The Amazing Spider-Man
If you know me, you know I wasn’t exactly hyped for this movie. I thought it was a completely unnecessary reboot in a year of mostly good movies (screw you, Ghost Rider). But perhaps I’m being far too cynical. It could very well be a good movie. I even thought that Abraham Lincoln was going to suck, and I was wrong (see my review). Could it be that… that I’m losing my touch? Perhaps I can’t judge movies simply by trailers or by my own feelings prior to viewing.
Well let’s see.
Boy meets spider, spider bites boy, boy gets powers, boy’s uncle dies, boy learns lesson and becomes a superhero, boy fights villain he has a tie to, boy gets girl, boy continues his adventure for future sequels.
Oh I’m sorry. That was the plot of the original Spider-Man movie. My mistake.
Boy meets spider, spider bites boy, boy gets powers, boy’s uncle dies, boy learns…
Hey, wait a second! It’s the exact same plot!
Now I, like most of you do as well, know the story of Spider-Man quite well. It’s a rather simple tale that has been shown in the movies, shows, comics… which begs the question as to why it needs to be told again, but that’s for later. The problem is that the story is extremely similar to the first movie and not just the comics. Let’s count:
- Boy creepily takes pictures of his love interest (… although… gah, later…)
- The villain has a tie to the hero.
- Both villains have that whole Dr. Jekyll and Mr. Hyde thing going on.
- Both have a moment where our hero is saving someone dangling from a bridge.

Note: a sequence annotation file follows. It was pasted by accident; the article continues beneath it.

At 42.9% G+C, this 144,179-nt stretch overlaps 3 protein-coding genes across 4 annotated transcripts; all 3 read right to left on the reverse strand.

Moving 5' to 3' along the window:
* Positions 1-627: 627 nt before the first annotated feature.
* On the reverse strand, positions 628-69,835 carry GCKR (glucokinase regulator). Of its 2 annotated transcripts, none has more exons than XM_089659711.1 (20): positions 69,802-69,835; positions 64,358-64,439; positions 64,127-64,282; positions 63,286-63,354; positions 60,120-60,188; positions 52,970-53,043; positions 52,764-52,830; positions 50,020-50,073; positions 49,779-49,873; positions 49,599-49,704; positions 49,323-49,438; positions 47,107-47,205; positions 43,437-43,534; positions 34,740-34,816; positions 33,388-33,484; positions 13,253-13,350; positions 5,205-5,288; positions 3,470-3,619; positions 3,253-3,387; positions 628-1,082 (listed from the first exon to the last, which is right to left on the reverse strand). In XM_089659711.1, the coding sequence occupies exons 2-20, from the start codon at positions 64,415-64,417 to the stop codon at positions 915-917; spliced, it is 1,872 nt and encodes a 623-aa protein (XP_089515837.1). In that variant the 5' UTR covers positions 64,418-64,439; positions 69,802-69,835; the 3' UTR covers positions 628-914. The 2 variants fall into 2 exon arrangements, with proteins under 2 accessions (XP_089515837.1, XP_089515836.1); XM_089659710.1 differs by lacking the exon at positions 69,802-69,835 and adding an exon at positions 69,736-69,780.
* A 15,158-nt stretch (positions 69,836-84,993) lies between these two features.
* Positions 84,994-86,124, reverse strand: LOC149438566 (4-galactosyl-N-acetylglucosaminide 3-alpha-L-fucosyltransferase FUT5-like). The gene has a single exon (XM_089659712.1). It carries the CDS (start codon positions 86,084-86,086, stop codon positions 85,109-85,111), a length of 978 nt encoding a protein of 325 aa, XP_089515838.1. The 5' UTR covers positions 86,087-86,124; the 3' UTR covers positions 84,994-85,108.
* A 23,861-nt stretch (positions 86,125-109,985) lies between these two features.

- Both movies show NY residents helping our hero (get to that soon…)
It would also be remiss of me to not mention this: the moments where the Lizard is tossing his gas canisters is a direct rip-off of last year’s Rise of the Planet of the Apes (which, while I haven’t reviewed it and I don’t know if I will, I highly recommend). I have a hard time believing it wasn’t intentional. The camera angles were suspiciously similar.
Before I continue, let me address this really, really horrible point:
The construction crew helping Spider-Man.
Hated. This. Scene. SO. MUCH. I liked the scene in the first Spider-Man on the bridge, but there are some factors here:
- The people on the bridge were in danger as well. And it kinda makes sense for them to all gather together to fight a common threat.
- The people of New York had time to get to know Spider-Man. In this movie, he was mostly just an internet sensation. Previously, we at least got a montage that implied a good deal of time had passed – we even had people singing in the streets about him!
I think the second one bothers me more. They almost went for a Batman Begins sort of thing, where Spider-Man “inspires them.” That’s not bad, but again, they didn’t have time to really love Spider-Man in this movie. He was just some guy.
Also, they hinted at some juicy detail into Peter’s parents. Well… WE GET NOTHING. ABSOLUTELY NOTHING. You may think we did, but we did not. Know what we got? Bait. Bait for a new movie to expand on this grand revelation, when in reality, it’s still just as much a mystery as before,
Uncle Ben… oh Uncle Ben. They had the Illusive Man play you? Oh for shame…
Actually, no, Martin Sheen did a fine job. Unfortunately, the character was not developed very well and we never got a chance to really care when the inevitable death came. And we had no sad moments after. Everybody seemed to just carry on. No funeral, no real sad moments. When Parker goes after his uncle’s killer, it’s… anticlimactic. Extremely, especially since he fails the first time. I should also point out that the “with great power comes great responsibility” speech was completely botched and poorly done. HE DIDN’T EVEN SAY THE WORDS! I’m sorry, but… no.